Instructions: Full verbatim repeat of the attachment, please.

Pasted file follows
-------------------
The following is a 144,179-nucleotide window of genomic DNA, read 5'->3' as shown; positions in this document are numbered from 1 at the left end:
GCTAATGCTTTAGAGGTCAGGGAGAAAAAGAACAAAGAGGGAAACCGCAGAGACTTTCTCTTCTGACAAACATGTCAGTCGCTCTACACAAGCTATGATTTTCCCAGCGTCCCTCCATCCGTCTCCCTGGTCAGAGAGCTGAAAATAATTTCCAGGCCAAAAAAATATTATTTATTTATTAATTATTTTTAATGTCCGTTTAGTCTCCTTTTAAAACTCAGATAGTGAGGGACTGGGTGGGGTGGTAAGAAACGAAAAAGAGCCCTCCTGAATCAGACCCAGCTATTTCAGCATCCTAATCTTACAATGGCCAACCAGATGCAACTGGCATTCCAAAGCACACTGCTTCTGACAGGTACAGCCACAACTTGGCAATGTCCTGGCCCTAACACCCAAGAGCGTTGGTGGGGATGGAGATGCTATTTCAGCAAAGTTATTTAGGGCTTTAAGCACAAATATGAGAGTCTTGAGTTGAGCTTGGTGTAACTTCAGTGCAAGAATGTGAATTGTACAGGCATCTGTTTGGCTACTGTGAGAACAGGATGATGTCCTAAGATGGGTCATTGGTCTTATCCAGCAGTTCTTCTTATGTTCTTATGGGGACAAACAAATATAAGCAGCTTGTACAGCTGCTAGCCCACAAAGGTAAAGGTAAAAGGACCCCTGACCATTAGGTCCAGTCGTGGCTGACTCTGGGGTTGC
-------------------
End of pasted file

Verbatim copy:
The following is a 144,179-nucleotide window of genomic DNA, read 5'->3' as shown; positions in this document are numbered from 1 at the left end:
GCTAATGCTTTAGAGGTCAGGGAGAAAAAGAACAAAGAGGGAAACCGCAGAGACTTTCTCTTCTGACAAACATGTCAGTCGCTCTACACAAGCTATGATTTTCCCAGCGTCCCTCCATCCGTCTCCCTGGTCAGAGAGCTGAAAATAATTTCCAGGCCAAAAAAATATTATTTATTTATTAATTATTTTTAATGTCCGTTTAGTCTCCTTTTAAAACTCAGATAGTGAGGGACTGGGTGGGGTGGTAAGAAACGAAAAAGAGCCCTCCTGAATCAGACCCAGCTATTTCAGCATCCTAATCTTACAATGGCCAACCAGATGCAACTGGCATTCCAAAGCACACTGCTTCTGACAGGTACAGCCACAACTTGGCAATGTCCTGGCCCTAACACCCAAGAGCGTTGGTGGGGATGGAGATGCTATTTCAGCAAAGTTATTTAGGGCTTTAAGCACAAATATGAGAGTCTTGAGTTGAGCTTGGTGTAACTTCAGTGCAAGAATGTGAATTGTACAGGCATCTGTTTGGCTACTGTGAGAACAGGATGATGTCCTAAGATGGGTCATTGGTCTTATCCAGCAGTTCTTCTTATGTTCTTATGGGGACAAACAAATATAAGCAGCTTGTACAGCTGCTAGCCCACAAAGGTAAAGGTAAAAGGACCCCTGACCATTAGGTCCAGTCGTGGCTGACTCTGGGGTTGC